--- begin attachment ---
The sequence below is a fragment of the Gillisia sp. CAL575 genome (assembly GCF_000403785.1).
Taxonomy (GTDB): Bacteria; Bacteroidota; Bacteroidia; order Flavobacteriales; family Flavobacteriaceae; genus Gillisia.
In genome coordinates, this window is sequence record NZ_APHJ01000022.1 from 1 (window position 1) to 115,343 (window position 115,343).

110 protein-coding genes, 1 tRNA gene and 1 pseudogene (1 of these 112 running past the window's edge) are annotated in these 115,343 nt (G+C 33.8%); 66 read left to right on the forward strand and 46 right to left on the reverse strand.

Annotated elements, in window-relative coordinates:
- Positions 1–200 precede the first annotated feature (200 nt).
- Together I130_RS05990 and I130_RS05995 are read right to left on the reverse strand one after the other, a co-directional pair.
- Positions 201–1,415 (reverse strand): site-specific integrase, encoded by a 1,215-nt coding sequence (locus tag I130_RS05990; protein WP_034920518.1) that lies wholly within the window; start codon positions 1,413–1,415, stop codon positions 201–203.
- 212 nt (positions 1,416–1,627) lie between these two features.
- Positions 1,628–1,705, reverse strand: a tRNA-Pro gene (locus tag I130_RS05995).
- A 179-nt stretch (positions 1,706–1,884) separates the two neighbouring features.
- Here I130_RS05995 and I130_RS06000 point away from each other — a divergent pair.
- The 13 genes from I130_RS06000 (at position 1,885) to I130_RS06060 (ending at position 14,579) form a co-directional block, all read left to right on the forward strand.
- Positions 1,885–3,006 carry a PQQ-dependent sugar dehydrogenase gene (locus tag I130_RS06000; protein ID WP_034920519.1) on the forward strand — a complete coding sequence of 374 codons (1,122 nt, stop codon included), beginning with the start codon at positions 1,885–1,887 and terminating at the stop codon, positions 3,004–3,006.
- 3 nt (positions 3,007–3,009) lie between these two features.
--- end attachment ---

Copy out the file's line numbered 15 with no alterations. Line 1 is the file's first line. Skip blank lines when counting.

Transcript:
- 3 nt (positions 3,007–3,009) lie between these two features.